The ‘Classic’ compiler in C#

First things first: I’d like to correct the wording in one of my previous postโ€™s statements. I mentioned this “another compiler that didn’t turn out that good”. Some people are now under the impression that C# is to blame for the project in question being now in a frozen state. Maybe I phrased it poorly, but the fact that it was developed in C# at first, has little to do with its failure. The author clarified to me that he dropped C# and switched over to C++ just for the sake of re-writing, and not due to performance issues. Personally, I don’t buy that, but that doesn’t matter. What matters is that a lot of people are paying a lot of attention to what I actually say, and I should be more careful how to express my thoughts in this blog. So let me emphasize once and for all… the other compiler project was ‘successfully’ developed in C#, and later in C++, but is now paused for an undetermined time due to completely unrelated reasons. There. Case closed. He’s watching my blog very closely, though ๐Ÿ˜‰

And then onto other issues at hand. The new compiler (written in C#) is progressing nicely. In the beginning there’s naturally lots of plain setup to do just to get most of the needed entities created. It’ll get more interesting soon, though. For the past week, I’ve used approximately 4 to 6 hours almost every day after work to establish the new compiler solution. That’s a healthy 12-14 hours of programming a day ๐Ÿ˜‰ . Time flows easily when you listen to inspirational music. Currently, the compiler parses the command line arguments, initializes a build job, and invokes the lexer on the source file. Half of all token types are already recognized, and there’s also one dummy parser (which, for testing purposes, only prints all tokens to the console output). I expect to finish the lexical analysis on the remaining token types soon. And then I can start implementing the statement parsers – which ought to be interesting because I now have some new tools at my disposal, thanks to object oriented platform.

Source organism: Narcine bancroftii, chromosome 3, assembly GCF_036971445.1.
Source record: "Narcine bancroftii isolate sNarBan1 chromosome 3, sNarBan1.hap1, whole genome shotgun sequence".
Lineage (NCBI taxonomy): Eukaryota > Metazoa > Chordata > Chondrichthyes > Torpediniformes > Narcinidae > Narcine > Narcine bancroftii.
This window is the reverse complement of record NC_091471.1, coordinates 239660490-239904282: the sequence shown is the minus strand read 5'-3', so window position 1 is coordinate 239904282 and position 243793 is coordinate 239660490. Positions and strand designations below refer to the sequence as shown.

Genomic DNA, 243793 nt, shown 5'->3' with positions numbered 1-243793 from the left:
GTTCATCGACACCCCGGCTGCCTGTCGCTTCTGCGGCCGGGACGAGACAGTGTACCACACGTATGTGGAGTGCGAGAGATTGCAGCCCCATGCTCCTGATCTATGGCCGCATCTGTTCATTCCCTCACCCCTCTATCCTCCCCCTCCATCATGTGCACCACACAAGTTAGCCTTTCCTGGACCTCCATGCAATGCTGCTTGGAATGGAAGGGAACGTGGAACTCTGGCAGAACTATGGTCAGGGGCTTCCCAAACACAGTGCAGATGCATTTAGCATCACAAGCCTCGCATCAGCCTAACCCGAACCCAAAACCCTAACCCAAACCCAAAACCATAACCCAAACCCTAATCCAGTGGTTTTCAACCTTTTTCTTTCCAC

I decided to take a little different approach for error reporting. All old compilers shut down the process immediately after encountering the first compile error. This new design doesn’t do that, but the compiler creates a list of compile errors instead and prints them to the standard error stream. This allows Cool Developer editor to compose a neat listing the user can then iterate through and fix more issues at once before re-building. This will probably save time on trial-error, and thus enhance productivity. Basically, this concept requires the compiler to be able to recover from compile errors and simply continue the process from the next statement. Oh, architectural joy! In addition, the compiler now also supports warnings i.e. messages that don’t count as errors, but still hold information about problems in code. Warnings don’t cause the compilation to fail, but they too will be listed in Cool Developer’s user interface.

As a bonus, you’d call the CoolBasic Classic compiler from command line like this (subject to change):

cbccompiler mygame.cbc /out mygame.obj /def coolves.fw

You can optionally enable Finnish interface by adding /lang fi

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